Al-Aqsa Mosque (Arabic:المسجد الاقصى al-Masjid al-Aqsa, IPA: ("the Farthest Mosque,") also known as al-Aqsa and Bayt al-Muqaddas, is the third holiest site in Sunni Islam and is located in the Old City of Jerusalem. The site on which the silver domed mosque sits, along with the Dome of the Rock, also referred to as al-Haram ash-Sharif or "Noble Sanctuary," is the Temple Mount, the holiest site in Judaism, the place where the Temple is generally accepted to have stood. Muslims believe that Muhammad was transported from the Sacred Mosque in Mecca to al-Aqsa during the Night Journey. Islamic tradition holds that Muhammad led prayers towards this site until the seventeenth month after the emigration, when God directed him to turn towards the Ka'aba.
The al-Aqsa Mosque was originally a small prayer house built by the Rashidun caliph Umar, but was rebuilt and expanded by the Umayyad caliph Abd al-Malik and finished by his son al-Walid in 705 CE. After an earthquake in 746, the mosque was completely destroyed and rebuilt by the Abbasid caliph al-Mansur in 754, and again rebuilt by his successor al-Mahdi in 780. Another earthquake destroyed most of al-Aqsa in 1033, but two years later the Fatimid caliph Ali az-Zahir built another mosque which has stood to the present-day. During the periodic renovations undertaken, the various ruling dynasties of the Islamic Caliphate constructed additions to the mosque and its precincts, such as its dome, facade, its minbar, minarets and the interior structure. When the Crusaders captured Jerusalem in 1099, they used the mosque as a palace and church, but its function as a mosque was restored after its recapture by Saladin in 1187. More renovations, repairs and additions were undertaken in the later centuries by the Ayyubids, Mamluks, Ottomans, the Supreme Muslim Council, and Jordan. Today, the Old City is under Israeli control, but the mosque remains under the administration of the Palestinian-led Islamic waqf.
Masjid al-Aqsa translates from Arabic into English as "the farthest mosque." The name refers to a chapter of the Qur'an called "The Night Journey" in which it is said that Muhammad traveled from Mecca to "the farthest mosque," and then up to Heaven on a heavenly creature called al-Buraq al-Sharif. Al-Aqsa Mosque as a whole is confused with a particular building within it, also known as al-Jami' al-Aqsa or al-Qibli or Masjid al-Jumah or al-Mughata, these names refer to the southern building with the silver lead dome.
For centuries, al-Masjid al-Aqsa referred not only to the mosque, but to the entire sacred sanctuary. This changed during the period of Ottoman rule (c. early 16th century to 1918) when the sanctuary complex came to be known as al Haram ash-Sharif, and the mosque founded by Umar came to be known as al-Jami' al-Aqsa or al-Aqsa Mosque.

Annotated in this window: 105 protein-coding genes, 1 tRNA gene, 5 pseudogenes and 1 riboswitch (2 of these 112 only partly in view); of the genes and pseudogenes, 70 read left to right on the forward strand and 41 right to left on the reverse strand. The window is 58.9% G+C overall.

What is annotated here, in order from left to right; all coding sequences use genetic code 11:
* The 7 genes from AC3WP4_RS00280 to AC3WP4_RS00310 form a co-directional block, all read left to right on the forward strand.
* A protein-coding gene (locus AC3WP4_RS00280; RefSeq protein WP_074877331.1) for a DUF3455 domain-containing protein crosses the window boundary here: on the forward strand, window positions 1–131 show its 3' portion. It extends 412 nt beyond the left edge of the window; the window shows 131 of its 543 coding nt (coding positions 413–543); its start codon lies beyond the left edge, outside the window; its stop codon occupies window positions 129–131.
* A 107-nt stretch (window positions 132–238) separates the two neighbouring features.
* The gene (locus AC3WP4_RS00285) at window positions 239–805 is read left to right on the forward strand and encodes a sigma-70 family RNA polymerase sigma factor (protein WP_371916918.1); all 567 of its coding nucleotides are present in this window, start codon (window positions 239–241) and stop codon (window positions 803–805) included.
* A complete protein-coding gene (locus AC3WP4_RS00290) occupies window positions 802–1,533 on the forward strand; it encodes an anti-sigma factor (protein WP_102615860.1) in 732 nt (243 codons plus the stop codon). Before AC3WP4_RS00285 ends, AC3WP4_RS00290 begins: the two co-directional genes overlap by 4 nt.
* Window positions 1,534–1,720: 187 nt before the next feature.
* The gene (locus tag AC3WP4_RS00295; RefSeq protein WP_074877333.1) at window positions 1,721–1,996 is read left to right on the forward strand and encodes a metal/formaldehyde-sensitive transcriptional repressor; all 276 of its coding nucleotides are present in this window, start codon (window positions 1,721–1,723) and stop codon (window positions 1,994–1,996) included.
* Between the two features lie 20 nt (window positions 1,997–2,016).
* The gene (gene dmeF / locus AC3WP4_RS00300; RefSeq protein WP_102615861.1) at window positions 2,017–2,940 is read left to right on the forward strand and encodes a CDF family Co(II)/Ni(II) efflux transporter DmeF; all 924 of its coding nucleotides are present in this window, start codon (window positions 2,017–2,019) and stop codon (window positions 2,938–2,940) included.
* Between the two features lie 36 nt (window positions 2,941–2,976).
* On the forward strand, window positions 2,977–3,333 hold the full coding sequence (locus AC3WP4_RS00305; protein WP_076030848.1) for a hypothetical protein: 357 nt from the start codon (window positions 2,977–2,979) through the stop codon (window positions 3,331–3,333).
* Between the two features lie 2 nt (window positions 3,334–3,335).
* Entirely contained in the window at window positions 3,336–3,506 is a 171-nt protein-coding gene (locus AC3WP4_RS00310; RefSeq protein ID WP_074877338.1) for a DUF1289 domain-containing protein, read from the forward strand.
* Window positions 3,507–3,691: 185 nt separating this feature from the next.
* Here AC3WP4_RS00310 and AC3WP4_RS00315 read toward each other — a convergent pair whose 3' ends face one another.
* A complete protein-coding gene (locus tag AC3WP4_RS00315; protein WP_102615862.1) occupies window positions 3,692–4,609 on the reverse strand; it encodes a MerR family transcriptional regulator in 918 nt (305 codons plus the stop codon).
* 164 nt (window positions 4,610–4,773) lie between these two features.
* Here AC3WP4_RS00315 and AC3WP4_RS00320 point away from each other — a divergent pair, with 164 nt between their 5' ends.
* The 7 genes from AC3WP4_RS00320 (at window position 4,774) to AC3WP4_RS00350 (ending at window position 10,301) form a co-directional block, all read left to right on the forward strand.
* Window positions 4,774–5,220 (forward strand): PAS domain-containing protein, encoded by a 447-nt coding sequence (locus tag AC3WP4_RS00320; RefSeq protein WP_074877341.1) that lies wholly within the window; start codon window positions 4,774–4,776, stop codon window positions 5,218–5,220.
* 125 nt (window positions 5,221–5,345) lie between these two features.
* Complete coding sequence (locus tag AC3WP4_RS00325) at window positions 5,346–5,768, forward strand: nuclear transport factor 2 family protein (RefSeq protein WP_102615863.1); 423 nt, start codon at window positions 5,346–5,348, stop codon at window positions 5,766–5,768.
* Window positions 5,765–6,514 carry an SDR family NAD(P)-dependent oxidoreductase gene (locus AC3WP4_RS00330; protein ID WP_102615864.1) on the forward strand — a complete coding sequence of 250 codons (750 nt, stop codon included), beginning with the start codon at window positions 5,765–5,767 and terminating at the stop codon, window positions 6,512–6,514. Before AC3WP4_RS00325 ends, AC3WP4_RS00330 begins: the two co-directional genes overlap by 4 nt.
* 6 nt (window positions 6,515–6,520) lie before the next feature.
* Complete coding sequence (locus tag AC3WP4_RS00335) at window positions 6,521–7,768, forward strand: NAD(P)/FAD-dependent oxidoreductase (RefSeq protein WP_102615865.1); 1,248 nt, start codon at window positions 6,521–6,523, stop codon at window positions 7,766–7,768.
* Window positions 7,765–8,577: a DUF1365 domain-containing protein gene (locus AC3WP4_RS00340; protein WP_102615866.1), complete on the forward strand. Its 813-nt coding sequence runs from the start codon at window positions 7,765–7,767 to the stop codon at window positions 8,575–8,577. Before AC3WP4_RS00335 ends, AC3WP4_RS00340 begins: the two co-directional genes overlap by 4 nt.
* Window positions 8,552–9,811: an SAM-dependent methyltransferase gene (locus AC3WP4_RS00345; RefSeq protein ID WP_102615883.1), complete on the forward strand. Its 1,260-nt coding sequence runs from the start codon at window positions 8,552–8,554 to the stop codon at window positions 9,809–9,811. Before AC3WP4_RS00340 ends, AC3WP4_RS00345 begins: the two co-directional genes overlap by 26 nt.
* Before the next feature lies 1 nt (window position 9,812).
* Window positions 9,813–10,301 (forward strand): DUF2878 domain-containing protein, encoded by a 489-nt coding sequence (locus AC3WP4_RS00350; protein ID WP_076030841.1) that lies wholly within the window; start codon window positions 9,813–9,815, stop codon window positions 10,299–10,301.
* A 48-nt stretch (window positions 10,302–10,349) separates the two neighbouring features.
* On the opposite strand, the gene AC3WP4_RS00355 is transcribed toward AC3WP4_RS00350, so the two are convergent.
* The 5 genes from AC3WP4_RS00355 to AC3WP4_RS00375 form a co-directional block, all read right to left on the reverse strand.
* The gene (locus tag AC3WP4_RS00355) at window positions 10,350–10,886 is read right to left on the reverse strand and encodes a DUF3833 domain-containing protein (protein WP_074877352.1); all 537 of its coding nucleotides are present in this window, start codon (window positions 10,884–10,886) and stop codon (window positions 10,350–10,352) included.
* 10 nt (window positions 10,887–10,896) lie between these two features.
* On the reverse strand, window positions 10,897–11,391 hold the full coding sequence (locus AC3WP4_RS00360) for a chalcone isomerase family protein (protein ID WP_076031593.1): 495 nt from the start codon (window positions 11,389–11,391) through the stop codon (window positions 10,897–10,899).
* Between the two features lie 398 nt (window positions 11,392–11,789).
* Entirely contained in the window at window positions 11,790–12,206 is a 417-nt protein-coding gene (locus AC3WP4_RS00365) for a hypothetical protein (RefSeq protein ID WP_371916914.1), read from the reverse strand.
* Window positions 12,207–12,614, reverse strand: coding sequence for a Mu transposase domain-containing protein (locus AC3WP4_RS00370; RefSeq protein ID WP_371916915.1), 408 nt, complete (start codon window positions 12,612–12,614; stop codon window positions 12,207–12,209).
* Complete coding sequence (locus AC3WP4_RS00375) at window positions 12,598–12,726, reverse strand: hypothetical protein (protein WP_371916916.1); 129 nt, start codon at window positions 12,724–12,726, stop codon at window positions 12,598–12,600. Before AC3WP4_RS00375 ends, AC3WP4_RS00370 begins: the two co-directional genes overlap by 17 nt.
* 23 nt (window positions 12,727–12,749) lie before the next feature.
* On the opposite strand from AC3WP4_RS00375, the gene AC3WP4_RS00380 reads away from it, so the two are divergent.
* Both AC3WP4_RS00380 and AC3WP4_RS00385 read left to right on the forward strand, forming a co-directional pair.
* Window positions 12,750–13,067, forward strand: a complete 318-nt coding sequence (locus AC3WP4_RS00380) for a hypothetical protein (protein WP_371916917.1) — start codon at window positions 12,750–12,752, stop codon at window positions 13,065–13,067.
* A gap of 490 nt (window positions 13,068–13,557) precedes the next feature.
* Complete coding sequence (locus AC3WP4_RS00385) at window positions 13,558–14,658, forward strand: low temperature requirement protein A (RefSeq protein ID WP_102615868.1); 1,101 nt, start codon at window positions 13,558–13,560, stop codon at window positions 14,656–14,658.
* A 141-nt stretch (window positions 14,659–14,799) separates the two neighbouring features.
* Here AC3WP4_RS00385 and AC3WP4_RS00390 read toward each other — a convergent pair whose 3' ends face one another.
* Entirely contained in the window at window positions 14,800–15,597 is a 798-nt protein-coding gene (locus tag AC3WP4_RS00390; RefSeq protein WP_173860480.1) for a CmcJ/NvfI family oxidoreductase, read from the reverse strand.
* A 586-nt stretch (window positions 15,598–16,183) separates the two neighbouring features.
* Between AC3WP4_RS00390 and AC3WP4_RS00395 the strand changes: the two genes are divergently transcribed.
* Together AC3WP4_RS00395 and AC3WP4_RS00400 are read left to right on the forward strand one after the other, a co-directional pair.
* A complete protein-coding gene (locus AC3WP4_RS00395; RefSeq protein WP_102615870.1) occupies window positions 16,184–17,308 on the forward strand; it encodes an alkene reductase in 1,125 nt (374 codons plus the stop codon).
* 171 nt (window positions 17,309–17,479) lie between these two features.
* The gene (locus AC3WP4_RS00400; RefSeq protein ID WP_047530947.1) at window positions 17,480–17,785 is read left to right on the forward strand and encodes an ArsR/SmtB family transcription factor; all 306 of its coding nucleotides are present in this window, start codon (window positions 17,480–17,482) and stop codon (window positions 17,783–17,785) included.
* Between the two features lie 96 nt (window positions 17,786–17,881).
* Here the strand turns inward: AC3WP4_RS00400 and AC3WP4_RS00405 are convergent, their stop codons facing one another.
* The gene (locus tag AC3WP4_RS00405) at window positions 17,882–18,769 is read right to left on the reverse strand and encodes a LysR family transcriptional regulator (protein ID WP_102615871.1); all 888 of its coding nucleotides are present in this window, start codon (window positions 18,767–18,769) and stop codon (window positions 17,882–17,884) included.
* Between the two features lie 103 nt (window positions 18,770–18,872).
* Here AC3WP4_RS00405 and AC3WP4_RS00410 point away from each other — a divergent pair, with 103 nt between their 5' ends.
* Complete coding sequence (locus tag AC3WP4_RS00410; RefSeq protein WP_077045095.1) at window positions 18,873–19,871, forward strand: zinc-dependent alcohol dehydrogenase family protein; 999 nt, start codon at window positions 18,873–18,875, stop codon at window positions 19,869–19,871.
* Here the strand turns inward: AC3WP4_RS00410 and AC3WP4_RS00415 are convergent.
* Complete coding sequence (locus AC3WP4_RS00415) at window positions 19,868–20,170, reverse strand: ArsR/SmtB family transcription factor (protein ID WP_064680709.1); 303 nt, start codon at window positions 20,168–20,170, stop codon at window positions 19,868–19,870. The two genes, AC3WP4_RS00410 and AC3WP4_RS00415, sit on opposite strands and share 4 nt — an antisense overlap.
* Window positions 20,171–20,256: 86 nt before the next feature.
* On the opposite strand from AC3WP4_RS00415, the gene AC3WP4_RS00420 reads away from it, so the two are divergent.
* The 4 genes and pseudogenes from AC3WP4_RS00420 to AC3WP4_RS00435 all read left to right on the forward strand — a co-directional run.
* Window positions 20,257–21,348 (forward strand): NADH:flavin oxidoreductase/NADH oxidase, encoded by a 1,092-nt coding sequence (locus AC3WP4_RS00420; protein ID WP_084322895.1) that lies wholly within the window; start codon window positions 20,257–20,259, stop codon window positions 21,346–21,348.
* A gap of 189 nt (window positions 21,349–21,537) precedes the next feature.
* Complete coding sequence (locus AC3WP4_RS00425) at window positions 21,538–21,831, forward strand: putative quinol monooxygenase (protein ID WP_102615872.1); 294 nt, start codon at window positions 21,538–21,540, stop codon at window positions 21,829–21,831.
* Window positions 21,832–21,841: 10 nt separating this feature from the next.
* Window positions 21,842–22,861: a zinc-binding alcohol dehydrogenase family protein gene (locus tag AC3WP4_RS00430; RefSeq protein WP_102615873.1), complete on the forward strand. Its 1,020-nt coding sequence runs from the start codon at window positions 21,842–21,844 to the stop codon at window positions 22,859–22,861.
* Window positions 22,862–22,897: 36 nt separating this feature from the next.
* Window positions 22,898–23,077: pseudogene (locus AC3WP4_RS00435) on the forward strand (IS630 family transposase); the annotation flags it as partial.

The al-Aqsa Mosque is located on the Temple Mount, referred to by Muslims today as the "Haram al-Sharif" ("The Noble Sanctuary"), an enclosure expanded by King Herod the Great beginning in 20 BCE. The mosque resides on an artificial platform that is supported by arches constructed by Herod's engineers to overcome the difficult topographic conditions resulting from the southward expansion of the enclosure into the Tyropoeon and Kidron valleys. At the time of the Second Temple, the present site of the mosque was occupied by the Royal Stoa, a basilica running the southern wall of the enclosure. The Royal Stoa was destroyed along with the Temple during the sacking of Jerusalem by the Romans in 70 CE. Emperor Justinian built a Christian church on the site in the 530s which was consecrated to the Virgin Mary and named "Church of Our Lady." The church was later destroyed by Khosrau II, the Sassanid emperor, in the early 7th century and left in ruins. Analysis of the wooden beams and panels removed from the mosque during renovations in the 1930s shows they are made from Cedar of Lebanon and cypress. Radiocarbon dating indicates a large range of ages, some as old as 9th-century BCE, showing that some of the wood had previously been used in older buildings
Unlike the Dome of the Rock, which reflects classical Byzantine architecture, the Al-Aqsa Mosque is characteristic of early Islamic architecture. Nothing remains of the original dome built by Abd al-Malik. The present-day dome was built by az-Zahir and consists of wood plated with lead enamelwork. In 1969, the dome was reconstructed in concrete and covered with anodized aluminum, instead of the original ribbed lead enamel work sheeting. In 1983, the aluminum outer covering was replaced with lead to match the original design by az-Zahir. Al-Aqsa's dome is one of the few domes to be built in front of the mihrab during the Umayyad and Abbasid periods, the others being the Umayyad Mosque in Damascus (715) and the Great Mosque at Sousse (850). The interior of the dome is painted with 14th-century-era decorations. During the 1969 burning, the paintings were assumed to be irreparably lost, but were completely reconstructed using the trateggio technique, a method that uses fine vertical lines to distinguish reconstructed areas from original ones